CANADA FX DEBT-C$ perks up ahead of Fed policy decision

Tue Jan 29, 2013 4:45pm EST

* C$ ends firmer at C$1.0024 vs US$, or 99.76 U.S. cents
    * Traders eye Fed policy meeting, U.S. Q4 GDP

    By Claire Sibonney
    TORONTO, Jan 29 (Reuters) - The Canadian dollar advanced
modestly against its U.S. counterpart on Tuesday as the
greenback came under pressure due to expectations that the U.S.
Federal Reserve will maintain its ultra-easy monetary policy for
the foreseeable future.
    The Fed ends a two-day policy meeting on Wednesday, and some
analysts say the central bank could reinforce views that it will
continue its quantitative easing program. Further easing is
expected by many to hurt the U.S. dollar as the program
increases the money supply. 
    "We had profit-taking on the greenback ahead of the Fed
announcement tomorrow so that helped the loonie rebound from
six-month lows," said Joe Manimbo, senior market analyst at
Western Union Business Solutions in Washington.
    Manimbo also noted that a rebound in Australian business
confidence and a surprising trade surplus in New Zealand also
helped boost commodity bloc currencies broadly.
    The Canadian dollar ended the North American
session at C$1.0024 to the greenback, or 99.76 U.S. cents,
compared with C$1.0065, or 99.35 U.S. cents, at Monday's close.
    The Canadian currency appears to have settled into a fresh
range between C$1.01 and equal value with the U.S. dollar after
weakening sharply last week on a dovish shift in the Bank of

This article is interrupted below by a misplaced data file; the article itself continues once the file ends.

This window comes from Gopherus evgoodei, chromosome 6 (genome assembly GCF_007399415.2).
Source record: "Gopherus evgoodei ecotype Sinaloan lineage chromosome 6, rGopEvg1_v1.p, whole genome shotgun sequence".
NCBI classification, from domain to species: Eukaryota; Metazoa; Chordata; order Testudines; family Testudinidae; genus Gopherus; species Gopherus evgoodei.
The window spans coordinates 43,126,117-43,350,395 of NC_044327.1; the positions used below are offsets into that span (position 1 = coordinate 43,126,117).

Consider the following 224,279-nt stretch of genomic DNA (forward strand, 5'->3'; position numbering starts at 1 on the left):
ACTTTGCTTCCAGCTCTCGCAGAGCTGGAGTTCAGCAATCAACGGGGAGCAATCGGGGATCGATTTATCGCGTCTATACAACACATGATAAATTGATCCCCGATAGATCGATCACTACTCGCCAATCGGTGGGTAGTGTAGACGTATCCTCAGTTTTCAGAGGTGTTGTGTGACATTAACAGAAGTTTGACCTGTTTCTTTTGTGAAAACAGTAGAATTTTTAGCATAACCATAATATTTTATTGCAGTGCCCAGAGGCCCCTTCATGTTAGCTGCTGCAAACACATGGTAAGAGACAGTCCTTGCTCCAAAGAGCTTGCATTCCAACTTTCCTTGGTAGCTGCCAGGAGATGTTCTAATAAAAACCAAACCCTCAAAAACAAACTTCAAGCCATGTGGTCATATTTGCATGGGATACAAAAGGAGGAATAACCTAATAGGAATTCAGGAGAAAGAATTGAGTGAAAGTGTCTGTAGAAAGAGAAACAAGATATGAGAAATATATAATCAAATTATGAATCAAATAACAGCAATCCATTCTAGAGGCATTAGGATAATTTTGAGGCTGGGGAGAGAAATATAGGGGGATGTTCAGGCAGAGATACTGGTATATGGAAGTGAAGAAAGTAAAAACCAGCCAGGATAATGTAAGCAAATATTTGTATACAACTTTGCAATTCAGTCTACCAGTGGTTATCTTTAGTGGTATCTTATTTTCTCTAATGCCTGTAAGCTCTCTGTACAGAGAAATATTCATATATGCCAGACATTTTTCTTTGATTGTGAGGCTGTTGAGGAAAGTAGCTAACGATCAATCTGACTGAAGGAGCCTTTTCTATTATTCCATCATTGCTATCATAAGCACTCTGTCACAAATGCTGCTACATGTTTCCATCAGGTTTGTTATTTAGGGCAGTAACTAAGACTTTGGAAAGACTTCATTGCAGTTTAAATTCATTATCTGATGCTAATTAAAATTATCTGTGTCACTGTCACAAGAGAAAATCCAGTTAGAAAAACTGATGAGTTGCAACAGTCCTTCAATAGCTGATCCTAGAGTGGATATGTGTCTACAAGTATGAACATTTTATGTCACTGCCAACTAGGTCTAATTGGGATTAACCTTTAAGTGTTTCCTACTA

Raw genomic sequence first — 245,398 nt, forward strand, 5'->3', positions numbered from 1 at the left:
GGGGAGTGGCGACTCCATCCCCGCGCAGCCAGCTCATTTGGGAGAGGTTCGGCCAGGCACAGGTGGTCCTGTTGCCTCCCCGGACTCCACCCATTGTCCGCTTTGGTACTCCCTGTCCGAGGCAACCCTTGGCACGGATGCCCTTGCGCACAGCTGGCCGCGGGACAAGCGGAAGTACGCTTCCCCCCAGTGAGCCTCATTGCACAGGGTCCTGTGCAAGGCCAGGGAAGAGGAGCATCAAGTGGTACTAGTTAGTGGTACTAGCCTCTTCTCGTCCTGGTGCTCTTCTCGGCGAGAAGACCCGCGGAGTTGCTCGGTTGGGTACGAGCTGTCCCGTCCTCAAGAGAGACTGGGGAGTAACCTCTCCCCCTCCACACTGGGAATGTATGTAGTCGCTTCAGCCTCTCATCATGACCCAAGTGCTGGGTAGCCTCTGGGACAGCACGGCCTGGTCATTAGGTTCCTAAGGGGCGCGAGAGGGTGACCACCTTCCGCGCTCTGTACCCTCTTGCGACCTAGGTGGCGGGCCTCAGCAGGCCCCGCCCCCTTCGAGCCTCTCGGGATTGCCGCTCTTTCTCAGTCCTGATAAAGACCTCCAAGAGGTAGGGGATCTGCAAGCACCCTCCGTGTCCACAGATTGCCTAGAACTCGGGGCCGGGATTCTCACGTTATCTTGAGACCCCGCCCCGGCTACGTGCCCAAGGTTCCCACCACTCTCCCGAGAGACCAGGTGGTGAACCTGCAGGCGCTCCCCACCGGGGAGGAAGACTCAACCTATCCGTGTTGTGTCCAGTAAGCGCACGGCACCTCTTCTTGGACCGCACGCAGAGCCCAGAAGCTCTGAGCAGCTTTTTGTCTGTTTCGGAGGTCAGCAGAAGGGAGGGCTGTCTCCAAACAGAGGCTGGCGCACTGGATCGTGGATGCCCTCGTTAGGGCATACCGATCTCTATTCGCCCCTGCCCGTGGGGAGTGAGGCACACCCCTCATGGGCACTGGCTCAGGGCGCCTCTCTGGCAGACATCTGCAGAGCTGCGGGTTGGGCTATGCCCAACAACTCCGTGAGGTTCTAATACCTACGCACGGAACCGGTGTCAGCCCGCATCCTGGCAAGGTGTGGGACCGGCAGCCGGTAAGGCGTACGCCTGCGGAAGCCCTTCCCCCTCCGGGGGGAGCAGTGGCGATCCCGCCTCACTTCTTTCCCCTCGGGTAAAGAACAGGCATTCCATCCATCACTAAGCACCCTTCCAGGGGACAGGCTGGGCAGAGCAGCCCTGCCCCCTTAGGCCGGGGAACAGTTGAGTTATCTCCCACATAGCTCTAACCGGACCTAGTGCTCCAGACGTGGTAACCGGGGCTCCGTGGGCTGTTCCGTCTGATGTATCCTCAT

Canada's stance.
    Canada's central bank said it would hold rates steady for
longer than it had expected, and tepid inflation data later in
the week backed up that position. 
    Investors will be seeking clues about the strength of the
North American economy from U.S. fourth-quarter GDP figures on
Wednesday and Canada's November GDP numbers on Thursday.
    Canadian bond prices eased across the curve as riskier
assets such as commodities and equities advanced. 
    Canada's two-year bond was down 2 Canadian cents
to yield 1.162 percent, while the benchmark 10-year bond
 slipped 32 Canadian cents to yield 1.997 percent.
    Desjardins senior economist Jimmy Jean noted that for the
first time since last spring, the yield on the Canadian
benchmark 10-year bond is around the same level as its U.S.
counterpart.
    "The spread has tended to close in phases of optimism and
expand during periods of pessimism. Lingering uncertainties are
likely to cause a slight outperformance of U.S. bonds and a
re-widening of the spread in February," Jean said in a note to
clients.
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